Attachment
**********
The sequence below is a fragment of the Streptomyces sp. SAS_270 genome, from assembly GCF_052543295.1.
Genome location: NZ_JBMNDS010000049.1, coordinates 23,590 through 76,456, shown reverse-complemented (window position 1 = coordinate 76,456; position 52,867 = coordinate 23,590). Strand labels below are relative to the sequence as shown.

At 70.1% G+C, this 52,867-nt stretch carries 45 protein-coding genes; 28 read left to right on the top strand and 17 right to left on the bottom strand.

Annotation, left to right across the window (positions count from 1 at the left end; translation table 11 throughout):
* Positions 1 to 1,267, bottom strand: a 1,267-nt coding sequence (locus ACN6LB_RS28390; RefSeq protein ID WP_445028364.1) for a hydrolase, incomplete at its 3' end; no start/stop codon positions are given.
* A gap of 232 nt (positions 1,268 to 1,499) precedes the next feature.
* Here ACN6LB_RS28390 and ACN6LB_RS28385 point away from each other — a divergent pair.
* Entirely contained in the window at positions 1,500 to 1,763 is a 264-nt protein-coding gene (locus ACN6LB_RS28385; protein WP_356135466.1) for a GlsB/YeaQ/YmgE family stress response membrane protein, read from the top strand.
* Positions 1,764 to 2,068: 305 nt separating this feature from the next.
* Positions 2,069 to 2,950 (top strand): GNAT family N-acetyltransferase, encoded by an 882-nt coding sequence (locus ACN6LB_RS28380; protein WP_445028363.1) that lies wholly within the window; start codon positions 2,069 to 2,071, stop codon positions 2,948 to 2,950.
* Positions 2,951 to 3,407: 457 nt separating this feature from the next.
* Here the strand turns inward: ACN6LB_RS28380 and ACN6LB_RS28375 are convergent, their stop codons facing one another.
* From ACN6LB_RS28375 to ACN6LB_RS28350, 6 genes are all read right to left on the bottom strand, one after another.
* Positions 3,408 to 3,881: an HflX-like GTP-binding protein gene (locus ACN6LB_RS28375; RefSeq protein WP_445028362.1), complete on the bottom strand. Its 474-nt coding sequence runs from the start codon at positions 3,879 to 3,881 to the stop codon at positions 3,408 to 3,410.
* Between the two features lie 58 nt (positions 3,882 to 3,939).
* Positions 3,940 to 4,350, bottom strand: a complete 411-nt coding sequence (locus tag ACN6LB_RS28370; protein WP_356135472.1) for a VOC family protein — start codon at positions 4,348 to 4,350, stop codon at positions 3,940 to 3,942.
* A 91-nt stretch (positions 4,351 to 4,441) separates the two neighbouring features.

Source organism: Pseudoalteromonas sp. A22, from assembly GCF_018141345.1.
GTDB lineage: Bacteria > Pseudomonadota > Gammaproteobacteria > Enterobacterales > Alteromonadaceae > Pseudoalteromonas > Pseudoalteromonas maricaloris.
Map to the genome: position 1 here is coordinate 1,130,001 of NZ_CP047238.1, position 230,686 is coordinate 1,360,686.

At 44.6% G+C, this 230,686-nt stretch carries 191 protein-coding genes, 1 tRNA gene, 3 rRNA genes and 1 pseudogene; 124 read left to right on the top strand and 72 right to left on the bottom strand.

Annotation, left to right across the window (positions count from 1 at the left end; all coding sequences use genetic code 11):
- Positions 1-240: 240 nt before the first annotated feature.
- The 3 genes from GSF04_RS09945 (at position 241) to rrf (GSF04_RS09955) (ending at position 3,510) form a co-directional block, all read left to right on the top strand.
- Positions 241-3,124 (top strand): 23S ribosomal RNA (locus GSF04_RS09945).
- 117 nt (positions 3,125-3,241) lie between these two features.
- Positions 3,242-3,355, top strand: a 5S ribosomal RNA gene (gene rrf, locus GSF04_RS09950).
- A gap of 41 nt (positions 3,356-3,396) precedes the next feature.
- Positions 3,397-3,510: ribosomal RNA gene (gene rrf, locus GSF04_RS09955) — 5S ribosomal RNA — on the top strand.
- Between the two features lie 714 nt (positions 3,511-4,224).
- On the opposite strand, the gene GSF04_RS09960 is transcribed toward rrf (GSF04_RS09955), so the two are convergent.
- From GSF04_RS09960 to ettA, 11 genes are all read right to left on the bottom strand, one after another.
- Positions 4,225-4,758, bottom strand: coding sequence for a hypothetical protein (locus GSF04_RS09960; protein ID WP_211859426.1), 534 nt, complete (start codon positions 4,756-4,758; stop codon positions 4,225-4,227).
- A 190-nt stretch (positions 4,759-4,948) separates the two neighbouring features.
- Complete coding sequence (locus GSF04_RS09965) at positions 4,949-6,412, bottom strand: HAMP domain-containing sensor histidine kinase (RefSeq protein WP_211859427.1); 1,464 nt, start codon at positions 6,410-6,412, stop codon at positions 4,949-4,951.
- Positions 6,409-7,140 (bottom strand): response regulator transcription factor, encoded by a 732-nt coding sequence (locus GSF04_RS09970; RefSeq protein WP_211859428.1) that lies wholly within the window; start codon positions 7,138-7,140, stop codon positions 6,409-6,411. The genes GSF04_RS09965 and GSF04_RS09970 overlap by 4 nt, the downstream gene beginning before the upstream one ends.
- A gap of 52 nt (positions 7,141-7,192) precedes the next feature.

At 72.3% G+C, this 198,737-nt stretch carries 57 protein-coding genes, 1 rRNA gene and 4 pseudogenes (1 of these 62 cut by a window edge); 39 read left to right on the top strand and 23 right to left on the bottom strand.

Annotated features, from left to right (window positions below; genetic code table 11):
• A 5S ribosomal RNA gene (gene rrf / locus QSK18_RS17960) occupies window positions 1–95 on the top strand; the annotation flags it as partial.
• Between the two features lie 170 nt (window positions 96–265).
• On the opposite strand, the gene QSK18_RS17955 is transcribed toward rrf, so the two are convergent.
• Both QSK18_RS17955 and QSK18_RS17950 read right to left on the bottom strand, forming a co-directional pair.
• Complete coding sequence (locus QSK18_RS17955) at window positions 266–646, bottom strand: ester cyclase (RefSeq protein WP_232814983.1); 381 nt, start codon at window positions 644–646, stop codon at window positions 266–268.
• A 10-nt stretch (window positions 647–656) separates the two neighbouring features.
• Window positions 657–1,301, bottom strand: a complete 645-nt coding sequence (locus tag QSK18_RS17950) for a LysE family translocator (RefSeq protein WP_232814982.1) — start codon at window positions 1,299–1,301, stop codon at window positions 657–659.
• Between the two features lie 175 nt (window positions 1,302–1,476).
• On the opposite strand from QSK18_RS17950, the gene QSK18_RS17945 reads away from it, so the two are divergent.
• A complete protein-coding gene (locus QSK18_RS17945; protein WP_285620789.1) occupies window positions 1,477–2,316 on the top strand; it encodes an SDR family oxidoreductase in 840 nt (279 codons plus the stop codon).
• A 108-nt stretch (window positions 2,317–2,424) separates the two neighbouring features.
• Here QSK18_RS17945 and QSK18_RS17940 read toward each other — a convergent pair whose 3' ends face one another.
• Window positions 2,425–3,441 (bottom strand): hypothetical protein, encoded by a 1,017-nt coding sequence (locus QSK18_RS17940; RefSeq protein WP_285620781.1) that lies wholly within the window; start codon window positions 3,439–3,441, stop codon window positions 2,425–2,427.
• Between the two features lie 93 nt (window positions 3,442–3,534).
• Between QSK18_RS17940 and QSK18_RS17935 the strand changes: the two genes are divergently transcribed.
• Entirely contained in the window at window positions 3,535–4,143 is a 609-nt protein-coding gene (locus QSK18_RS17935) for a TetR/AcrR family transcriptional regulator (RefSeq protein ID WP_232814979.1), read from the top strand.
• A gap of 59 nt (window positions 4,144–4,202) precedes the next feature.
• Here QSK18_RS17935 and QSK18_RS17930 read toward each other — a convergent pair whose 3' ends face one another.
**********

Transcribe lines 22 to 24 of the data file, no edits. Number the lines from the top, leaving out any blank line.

Annotation, left to right across the window (positions count from 1 at the left end; all coding sequences use genetic code 11):
- Positions 1-240: 240 nt before the first annotated feature.
- The 3 genes from GSF04_RS09945 (at position 241) to rrf (GSF04_RS09955) (ending at position 3,510) form a co-directional block, all read left to right on the top strand.